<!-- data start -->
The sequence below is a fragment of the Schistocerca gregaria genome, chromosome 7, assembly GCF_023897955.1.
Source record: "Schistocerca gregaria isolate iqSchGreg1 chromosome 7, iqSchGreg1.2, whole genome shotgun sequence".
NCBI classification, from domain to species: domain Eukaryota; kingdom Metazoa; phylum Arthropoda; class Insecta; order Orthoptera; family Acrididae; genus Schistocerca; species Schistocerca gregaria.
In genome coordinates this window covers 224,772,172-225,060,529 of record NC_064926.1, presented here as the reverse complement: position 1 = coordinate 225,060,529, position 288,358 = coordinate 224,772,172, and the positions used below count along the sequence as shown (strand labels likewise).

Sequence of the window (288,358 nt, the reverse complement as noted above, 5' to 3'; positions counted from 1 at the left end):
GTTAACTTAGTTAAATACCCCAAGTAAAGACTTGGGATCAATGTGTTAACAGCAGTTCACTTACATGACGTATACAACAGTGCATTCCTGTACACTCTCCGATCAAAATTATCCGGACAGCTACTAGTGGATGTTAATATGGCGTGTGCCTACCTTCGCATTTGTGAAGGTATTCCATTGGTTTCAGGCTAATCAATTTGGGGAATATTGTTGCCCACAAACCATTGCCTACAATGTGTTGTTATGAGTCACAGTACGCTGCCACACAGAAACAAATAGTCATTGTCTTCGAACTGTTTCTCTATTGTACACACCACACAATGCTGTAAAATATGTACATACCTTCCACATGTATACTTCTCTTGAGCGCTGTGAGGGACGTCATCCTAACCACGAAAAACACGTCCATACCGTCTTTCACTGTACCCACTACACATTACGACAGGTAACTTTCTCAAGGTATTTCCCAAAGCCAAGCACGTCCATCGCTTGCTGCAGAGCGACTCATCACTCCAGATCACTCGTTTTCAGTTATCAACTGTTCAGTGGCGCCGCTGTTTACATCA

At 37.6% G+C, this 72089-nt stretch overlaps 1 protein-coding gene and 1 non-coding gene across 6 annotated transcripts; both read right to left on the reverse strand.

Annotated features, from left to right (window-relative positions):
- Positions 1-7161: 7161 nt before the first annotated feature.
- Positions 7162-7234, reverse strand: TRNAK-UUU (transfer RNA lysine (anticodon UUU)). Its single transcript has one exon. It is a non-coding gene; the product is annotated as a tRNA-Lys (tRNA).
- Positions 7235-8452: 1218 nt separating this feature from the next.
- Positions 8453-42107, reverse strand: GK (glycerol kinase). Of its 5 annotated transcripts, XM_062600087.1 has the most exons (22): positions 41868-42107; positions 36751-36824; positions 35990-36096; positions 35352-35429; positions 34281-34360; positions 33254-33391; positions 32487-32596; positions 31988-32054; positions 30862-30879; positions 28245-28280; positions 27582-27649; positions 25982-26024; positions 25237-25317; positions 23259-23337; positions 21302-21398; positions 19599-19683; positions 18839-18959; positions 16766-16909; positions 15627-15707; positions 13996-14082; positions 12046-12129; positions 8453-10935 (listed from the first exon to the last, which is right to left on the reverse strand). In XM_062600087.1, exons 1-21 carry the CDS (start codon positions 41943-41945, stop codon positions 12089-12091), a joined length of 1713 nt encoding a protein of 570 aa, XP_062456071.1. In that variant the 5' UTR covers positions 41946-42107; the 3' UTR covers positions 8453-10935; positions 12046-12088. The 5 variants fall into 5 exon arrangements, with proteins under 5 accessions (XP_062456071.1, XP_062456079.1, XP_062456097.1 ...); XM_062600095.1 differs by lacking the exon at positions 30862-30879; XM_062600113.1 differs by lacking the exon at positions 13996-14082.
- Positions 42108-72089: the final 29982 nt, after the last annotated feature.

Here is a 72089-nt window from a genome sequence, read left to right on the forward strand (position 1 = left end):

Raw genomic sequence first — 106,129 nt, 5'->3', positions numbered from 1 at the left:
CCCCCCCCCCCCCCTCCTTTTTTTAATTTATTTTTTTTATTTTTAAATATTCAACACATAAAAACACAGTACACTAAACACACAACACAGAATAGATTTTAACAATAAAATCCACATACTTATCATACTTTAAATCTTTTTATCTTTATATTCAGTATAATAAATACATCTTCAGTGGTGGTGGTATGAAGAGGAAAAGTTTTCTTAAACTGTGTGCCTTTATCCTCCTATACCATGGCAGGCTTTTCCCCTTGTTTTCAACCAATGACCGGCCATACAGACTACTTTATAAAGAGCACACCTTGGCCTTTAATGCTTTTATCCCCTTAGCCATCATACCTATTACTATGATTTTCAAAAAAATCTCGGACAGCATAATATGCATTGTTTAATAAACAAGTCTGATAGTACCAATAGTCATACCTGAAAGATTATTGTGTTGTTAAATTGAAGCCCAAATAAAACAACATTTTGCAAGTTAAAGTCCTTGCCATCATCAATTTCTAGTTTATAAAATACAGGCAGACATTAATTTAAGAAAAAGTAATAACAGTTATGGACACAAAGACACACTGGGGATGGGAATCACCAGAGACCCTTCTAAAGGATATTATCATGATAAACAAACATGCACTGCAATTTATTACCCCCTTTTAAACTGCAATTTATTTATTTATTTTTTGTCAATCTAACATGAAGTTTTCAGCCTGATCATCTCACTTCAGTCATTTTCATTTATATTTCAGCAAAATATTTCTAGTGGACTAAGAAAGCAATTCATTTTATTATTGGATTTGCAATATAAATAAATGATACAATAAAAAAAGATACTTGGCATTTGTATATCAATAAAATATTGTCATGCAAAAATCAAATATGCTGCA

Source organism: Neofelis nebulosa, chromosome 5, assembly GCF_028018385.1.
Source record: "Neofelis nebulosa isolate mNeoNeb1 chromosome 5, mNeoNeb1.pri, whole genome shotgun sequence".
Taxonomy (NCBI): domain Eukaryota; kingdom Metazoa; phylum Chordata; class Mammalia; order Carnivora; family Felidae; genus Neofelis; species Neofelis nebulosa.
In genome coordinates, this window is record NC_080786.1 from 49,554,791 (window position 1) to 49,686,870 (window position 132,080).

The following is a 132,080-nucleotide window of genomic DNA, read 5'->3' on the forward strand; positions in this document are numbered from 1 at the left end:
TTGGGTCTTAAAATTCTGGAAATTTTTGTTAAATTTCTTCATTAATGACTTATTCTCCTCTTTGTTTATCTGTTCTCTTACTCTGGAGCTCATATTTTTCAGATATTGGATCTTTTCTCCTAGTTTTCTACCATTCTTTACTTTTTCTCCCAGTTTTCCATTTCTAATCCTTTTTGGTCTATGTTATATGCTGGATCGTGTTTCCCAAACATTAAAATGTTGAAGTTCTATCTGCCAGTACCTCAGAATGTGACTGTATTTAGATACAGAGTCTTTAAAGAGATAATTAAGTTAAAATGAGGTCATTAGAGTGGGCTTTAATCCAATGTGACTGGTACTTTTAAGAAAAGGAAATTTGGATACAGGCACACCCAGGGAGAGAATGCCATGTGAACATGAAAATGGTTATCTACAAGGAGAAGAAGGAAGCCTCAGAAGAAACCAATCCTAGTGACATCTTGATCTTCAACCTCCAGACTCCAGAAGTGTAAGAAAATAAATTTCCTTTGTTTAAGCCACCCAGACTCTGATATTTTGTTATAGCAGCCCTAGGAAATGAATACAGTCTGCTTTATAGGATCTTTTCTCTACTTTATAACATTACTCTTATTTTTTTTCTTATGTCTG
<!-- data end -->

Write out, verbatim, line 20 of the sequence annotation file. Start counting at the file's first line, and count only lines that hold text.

In genome coordinates, this window is record NC_080786.1 from 49,554,791 (window position 1) to 49,686,870 (window position 132,080).